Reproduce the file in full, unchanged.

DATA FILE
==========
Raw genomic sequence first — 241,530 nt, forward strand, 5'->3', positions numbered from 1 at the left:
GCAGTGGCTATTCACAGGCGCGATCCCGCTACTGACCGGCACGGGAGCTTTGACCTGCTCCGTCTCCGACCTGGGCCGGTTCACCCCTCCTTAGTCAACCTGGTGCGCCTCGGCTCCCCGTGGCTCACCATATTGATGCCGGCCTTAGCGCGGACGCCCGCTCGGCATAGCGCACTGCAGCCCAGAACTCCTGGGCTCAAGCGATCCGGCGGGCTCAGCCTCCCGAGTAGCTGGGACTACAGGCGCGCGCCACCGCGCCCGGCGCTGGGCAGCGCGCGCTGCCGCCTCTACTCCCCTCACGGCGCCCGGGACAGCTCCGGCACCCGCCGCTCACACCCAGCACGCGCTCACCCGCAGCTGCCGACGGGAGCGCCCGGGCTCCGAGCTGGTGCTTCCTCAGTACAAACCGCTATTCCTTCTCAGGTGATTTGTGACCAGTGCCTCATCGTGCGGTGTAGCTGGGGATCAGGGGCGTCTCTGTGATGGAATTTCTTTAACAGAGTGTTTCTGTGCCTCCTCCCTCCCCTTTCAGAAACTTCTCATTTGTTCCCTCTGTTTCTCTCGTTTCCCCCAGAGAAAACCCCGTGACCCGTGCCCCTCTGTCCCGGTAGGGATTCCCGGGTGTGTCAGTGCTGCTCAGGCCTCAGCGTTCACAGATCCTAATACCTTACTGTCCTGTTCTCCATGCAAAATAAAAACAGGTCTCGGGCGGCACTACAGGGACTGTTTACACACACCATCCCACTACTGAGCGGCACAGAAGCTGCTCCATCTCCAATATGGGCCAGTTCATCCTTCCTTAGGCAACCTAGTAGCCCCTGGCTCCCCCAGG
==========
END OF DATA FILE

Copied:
Raw genomic sequence first — 241,530 nt, forward strand, 5'->3', positions numbered from 1 at the left:
GCAGTGGCTATTCACAGGCGCGATCCCGCTACTGACCGGCACGGGAGCTTTGACCTGCTCCGTCTCCGACCTGGGCCGGTTCACCCCTCCTTAGTCAACCTGGTGCGCCTCGGCTCCCCGTGGCTCACCATATTGATGCCGGCCTTAGCGCGGACGCCCGCTCGGCATAGCGCACTGCAGCCCAGAACTCCTGGGCTCAAGCGATCCGGCGGGCTCAGCCTCCCGAGTAGCTGGGACTACAGGCGCGCGCCACCGCGCCCGGCGCTGGGCAGCGCGCGCTGCCGCCTCTACTCCCCTCACGGCGCCCGGGACAGCTCCGGCACCCGCCGCTCACACCCAGCACGCGCTCACCCGCAGCTGCCGACGGGAGCGCCCGGGCTCCGAGCTGGTGCTTCCTCAGTACAAACCGCTATTCCTTCTCAGGTGATTTGTGACCAGTGCCTCATCGTGCGGTGTAGCTGGGGATCAGGGGCGTCTCTGTGATGGAATTTCTTTAACAGAGTGTTTCTGTGCCTCCTCCCTCCCCTTTCAGAAACTTCTCATTTGTTCCCTCTGTTTCTCTCGTTTCCCCCAGAGAAAACCCCGTGACCCGTGCCCCTCTGTCCCGGTAGGGATTCCCGGGTGTGTCAGTGCTGCTCAGGCCTCAGCGTTCACAGATCCTAATACCTTACTGTCCTGTTCTCCATGCAAAATAAAAACAGGTCTCGGGCGGCACTACAGGGACTGTTTACACACACCATCCCACTACTGAGCGGCACAGAAGCTGCTCCATCTCCAATATGGGCCAGTTCATCCTTCCTTAGGCAACCTAGTAGCCCCTGGCTCCCCCAGG